Later on the small apparatus was replaced by a ten plate machine and a more extended equipment of tubes of the adjustable variety and with this more powerful apparatus the cases following have been treated during the past year, and while the number is not large, it represents all cases treated during that time which have not heretofore been reported and which can come strictly under the classification of skin diseases. This is simply mentioned in passing that it may not be presumed that a selection of favorable cases has been made, the desire of this paper being to present an absolutely accurate summary of work done, that the true value of this method of treatment may be shown.
Case 2. This patient was a domestic who had been suffering for a number of years from an eczema of the palms and palmar surface of the fingers. When she came under my care there were extensive lesions upon the palms of each hand, particularly about the roots of the fingers and extending between the fingers with numerous fissures bleeding at times and extremely painful. During the years in which she had been afflicted various methods of relief had been tried with little or no success although at one time by entirely suspending her work for three months or more and giving her whole attention to her hands she did succeed in getting them entirely healed, but immediately she resumed her work the lesions again appeared in no less severe form. She was again prepared to give up work temporarily during treatment but it seemed desirable that this should not be done, the real value of the treatment being in overcoming existing conditions with no change from ordinary occupation. Furthermore she was advised in no way to favor the hands but to allow exposure to the chemical effects of laundry soap and similar irritants entering into the necessary articles of ordinary domestic employment. This course was pursued, treatments being given for fifteen minutes at one foot three times a week. The first few treatments relieved the painful condition and at the end of the second week there was an entire healing of fissures. Later they recurred in a slight degree to yield still more readily to treatment and finally at the end of three months, eighteen treatments having been given in all, the case was discharged as apparently cured and I believe the result to have been permanent as she gave assurance that should there be a recurrence she would again report for treatment and at the end of some nine months she had not yet so reported.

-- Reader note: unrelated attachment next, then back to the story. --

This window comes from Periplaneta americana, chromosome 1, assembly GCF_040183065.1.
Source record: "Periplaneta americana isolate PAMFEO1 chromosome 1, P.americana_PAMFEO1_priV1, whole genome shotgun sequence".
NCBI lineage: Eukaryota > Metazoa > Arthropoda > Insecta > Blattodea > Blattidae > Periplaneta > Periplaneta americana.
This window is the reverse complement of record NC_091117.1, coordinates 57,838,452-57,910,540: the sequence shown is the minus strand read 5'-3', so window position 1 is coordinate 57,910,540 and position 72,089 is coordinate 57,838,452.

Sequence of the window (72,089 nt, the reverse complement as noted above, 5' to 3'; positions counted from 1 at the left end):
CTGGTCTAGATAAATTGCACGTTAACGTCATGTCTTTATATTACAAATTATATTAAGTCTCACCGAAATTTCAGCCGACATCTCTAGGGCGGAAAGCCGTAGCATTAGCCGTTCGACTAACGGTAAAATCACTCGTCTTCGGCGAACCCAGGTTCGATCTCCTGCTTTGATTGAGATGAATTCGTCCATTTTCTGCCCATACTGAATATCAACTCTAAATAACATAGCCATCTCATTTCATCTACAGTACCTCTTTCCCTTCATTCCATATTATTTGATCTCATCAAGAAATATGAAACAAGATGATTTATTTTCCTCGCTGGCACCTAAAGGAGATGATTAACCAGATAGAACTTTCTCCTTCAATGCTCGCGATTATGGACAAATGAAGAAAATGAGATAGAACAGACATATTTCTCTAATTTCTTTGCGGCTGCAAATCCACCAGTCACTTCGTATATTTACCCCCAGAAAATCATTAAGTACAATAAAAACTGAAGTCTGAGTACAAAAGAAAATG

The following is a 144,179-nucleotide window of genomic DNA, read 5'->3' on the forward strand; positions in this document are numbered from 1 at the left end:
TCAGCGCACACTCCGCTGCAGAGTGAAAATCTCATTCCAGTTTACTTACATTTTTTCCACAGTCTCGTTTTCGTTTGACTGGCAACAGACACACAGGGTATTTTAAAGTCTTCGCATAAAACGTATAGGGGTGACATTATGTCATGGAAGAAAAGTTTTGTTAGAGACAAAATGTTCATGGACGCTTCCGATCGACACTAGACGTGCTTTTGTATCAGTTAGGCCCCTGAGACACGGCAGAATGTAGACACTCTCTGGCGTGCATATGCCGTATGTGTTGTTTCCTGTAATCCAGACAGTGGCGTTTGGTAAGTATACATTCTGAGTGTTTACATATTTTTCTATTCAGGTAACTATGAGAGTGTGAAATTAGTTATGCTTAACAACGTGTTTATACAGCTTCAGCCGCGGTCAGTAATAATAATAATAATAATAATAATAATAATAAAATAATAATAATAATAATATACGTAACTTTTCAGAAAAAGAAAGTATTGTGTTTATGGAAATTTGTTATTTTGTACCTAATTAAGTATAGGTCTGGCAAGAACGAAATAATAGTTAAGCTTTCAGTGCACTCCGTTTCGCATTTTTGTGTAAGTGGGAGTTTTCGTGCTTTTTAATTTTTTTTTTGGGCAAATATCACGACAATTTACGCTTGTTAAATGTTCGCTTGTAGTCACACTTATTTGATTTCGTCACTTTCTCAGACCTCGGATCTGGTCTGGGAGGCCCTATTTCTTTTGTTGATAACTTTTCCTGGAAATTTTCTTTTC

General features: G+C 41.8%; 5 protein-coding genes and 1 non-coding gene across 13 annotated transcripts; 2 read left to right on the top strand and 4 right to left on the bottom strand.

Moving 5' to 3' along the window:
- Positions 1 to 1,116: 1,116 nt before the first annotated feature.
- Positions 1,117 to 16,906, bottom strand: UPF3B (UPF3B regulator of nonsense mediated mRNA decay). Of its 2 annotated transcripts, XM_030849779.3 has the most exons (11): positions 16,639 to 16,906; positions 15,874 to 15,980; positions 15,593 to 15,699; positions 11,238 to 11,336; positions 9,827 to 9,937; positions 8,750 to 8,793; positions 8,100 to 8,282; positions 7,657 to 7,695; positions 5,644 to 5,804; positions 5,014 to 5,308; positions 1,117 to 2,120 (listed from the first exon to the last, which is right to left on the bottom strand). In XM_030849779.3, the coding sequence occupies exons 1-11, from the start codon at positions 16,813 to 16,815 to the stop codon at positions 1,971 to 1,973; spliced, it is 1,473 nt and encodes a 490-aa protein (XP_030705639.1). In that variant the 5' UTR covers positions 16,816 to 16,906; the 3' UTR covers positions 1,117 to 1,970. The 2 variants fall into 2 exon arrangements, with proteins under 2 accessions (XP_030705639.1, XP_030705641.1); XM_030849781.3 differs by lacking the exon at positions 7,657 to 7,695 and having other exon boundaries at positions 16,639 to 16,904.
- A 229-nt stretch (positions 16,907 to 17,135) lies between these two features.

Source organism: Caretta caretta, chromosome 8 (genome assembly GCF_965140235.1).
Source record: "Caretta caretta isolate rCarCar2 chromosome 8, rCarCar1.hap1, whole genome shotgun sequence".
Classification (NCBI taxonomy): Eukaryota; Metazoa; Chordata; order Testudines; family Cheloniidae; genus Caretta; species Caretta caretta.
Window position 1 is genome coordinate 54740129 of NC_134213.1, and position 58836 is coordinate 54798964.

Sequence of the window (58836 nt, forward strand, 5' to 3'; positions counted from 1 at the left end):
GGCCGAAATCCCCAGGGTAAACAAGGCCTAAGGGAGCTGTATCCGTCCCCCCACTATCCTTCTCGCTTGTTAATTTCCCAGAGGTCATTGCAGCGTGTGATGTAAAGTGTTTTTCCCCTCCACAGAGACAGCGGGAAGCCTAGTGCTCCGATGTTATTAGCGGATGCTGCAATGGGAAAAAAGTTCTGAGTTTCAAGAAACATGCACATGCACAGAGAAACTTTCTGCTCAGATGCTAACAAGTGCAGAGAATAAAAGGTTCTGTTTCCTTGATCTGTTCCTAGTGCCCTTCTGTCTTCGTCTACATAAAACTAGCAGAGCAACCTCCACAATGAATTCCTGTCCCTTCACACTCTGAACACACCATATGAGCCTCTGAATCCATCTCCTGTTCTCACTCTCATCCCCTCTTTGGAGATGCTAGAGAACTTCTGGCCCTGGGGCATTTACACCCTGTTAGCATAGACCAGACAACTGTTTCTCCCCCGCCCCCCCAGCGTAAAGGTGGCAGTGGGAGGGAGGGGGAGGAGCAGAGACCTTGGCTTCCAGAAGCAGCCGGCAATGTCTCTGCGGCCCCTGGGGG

Case 3. This case was one of psoriasis occurring in a young married woman and which had been present for three or four weeks. There were isolated patches upon the upper portion of the chest, also upon the back and posterior aspect of the thighs. The annoyance from itching was extreme. The outer clothing was removed substituting a cotton night robe and through this treatments were given. Owing to the scattered condition of the eruption three applications were made at each sitting, viz., chest, back and thighs, Each locality was rayed at one foot for ten minutes. The first application relieved the itching in a measure and after three treatments covering a period of eight days entire relief was obtained and the case discharged.
Case 4. This was also a case of psoriasis, the patient being a young man of thirty or thereabouts and of a decidedly neurotic temperament. The eruption was confined to the back and to the inner aspect of the thighs. At each sitting two exposures of fifteen minutes each were made upon the back and thighs respectively. Five treatments in all entirely removed disturbing conditions. During the progress of the treatments there was developed one of the chance by effects which have given a valuable hint in static treatment of neurotic patients. After the first treatment the patient repored that following the raying of the spinal column there occurred a particularly buoyant condition and a sense of exhilaration with an increased power of endurance. This result was not entirely temporary as at the end of treatment there was a sense of general well being such as had not been experienced for some time. Following up this hint I have in a number of neurotic cases employed a five minute raying of the spine at a distance of eighteen inches with most gratifying results. Granted that this effect may be psychic in a measure it has seemed to be none the less a beneficial one.